Embracing my cultural roots

Wow, it’s been nearly a month since my last post.  Life has seemed as though in slow motion as I continue to wait to hear news of the search for my biological sister in Taiwan. At the end of September, I received an email from Beatrice at The Child and Juvenile Information Center in Taipei City, the agency that’s leading the search for my sister. Beatrice is always very encouraging and sent word that the household system in Taipei has record of my sister’s address, my second sister to be exact. Wow, second sister! I’m assuming second born daughter to my birth parents; I was the fourth and the only one given up for adoption that I know of.  Just knowing that small fact makes this all seem a little bit more real. She’s alive, she’s living somewhere out there. Will we find her? Beatrice expresses that discovering this information is a big step, and they will try to contact her as soon as possible. More importantly, she also informs me that everyone needs to register in the household system, so everyone will have an address in the system; however, that does not guarantee that the individual registered will live at the address listed. I understand the message: we can’t be certain that my sister still currently lives at this address. My heart sinks a little. I want to be hopeful, but the possibility of finding my sister seems nearly impossible, far away, intangible, like looking for a needle in a haystack. I wish for things to be more certain, that perhaps after all this time, destiny will be on my side.

At the beginning of the month, I email Beatrice asking how the search is going. She expresses that although they sent letters to the address, there has been no reply from anyone. She suggests that it’s possible my sister no longer lives at that address, or that she has rented the house out. I become curious about the address, whether it is listed in Taiwan or in China. The reason behind this is my adoption contract lists my birth family’s address in the province of Guangxi, China. This is confusing to me and makes me wonder if I’m Chinese or Taiwanese? Furthermore, what led my birth family to move from China to Taiwan? Beatrice explains that the address on my adoption contract traces back to my ancestral descent, to my birth father’s family and that my sister’s address is in Taiwan. She assures me that I’m Taiwanese since my family lived in Taiwan.

Beatrice emails soon after noticing that it bothers me somewhat not knowing if I am Chinese or Taiwanese. I explain that my adoptive mom had always told me I was part Japanese and part Vietnamese – my mother was Vietnamese, and my father, Japanese. I have no idea how she got this information, and I certainly never questioned it growing up. When I found my adoption contract in 2010 (after my adoptive mother’s death), I discovered that my birth parents were both Chinese, at least their names were Chinese, not Vietnamese or Japanese. This was shocking to say the least. My whole life, I believed myself to be Vietnamese and Japanese. Finding my adoption contract opened up a whole new mystery about my true birth heritage. Both of my adoptive parents have passed on, and recently I learned that both of my birth parents have also passed on. I’m left to investigate my past on my own. I can only say that now, I’m more curious than ever to discover something of my roots.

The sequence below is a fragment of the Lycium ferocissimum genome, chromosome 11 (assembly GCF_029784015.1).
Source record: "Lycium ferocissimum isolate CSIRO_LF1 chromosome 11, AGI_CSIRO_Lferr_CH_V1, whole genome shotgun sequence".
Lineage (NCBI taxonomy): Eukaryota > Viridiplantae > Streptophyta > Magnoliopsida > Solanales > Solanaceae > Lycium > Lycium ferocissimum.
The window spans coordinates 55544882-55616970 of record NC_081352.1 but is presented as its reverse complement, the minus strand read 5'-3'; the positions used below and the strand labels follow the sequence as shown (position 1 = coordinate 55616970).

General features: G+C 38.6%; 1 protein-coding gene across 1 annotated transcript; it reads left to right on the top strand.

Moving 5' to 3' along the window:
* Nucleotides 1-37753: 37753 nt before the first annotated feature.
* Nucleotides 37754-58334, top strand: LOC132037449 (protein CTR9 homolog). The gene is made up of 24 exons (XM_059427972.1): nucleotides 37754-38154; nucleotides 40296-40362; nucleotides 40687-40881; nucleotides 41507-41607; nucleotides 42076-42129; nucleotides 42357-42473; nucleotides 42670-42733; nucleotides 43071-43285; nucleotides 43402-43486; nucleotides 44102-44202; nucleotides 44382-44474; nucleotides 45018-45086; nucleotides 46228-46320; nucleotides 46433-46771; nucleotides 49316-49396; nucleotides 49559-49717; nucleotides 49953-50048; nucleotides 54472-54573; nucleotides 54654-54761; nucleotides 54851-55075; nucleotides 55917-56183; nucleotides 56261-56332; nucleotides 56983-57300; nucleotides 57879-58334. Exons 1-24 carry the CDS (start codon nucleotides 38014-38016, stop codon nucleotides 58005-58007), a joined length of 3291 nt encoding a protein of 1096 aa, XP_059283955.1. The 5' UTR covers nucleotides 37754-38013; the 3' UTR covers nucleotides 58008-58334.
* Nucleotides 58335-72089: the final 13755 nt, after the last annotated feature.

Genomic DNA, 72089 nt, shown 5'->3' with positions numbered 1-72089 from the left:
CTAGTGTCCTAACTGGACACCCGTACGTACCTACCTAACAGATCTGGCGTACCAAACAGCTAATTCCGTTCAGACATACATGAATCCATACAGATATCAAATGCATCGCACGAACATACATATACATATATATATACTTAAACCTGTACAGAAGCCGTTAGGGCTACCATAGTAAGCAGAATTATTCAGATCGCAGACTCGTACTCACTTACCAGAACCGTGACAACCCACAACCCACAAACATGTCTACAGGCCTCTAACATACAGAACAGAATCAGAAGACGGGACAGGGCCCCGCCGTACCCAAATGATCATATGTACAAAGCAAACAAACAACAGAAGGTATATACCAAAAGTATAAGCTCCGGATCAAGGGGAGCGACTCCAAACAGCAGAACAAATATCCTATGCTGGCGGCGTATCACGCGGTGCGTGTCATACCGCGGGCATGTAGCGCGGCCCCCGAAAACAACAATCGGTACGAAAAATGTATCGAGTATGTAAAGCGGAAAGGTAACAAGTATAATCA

Last week, we spent the weekend with some good friends of ours in California. My friend is Korean and her husband, Czechoslavokian. While there, she introduced me to a popular Korean TV series, “Boys Over Flowers“. I can’t say that I was very interested in watching it but to my surprise I got totally hooked, and when we returned home, continued to watch the entire 25 episodes! Watching this series was not only great entertainment, but on a much deeper level, it  helped me to appreciate my Asian roots in a way I’ve never experienced before. I know that may seem completely bizarre. I suddenly felt proud to be Asian. I’m sad to say that for the greater part of my life, I have downplayed any references to my Asian heritage, never fully embracing my cultural roots. I tried for many years to look more “Western,” Americanized. When I look in the mirror now, I’m beginning to appreciate more what I see, the shape of my eyes and nose, the color of my hair and skin. I have a burning desire, whether my sister is found or not, to go to Taiwan and immerse myself in the culture, to even learn Mandarin. I want to explore that part of my identity that I rejected for so long and feel compelled to do so. It’s been difficult to wrap my head around all of the emotions that have crept up on me in the last several weeks.

I know that Beatrice and the agency in Taiwan are doing everything they can to find my sister. It will take time. Whether or not I receive good or bad news, the good news to me is that I’m slowly discovering my cultural roots. I hope that in so doing, I will appreciate who I am and who I’m becoming in a greater way. I realize that my self-identity is still so full of complexities. But things are coming full circle, and in the end, I know that I won’t regret this journey.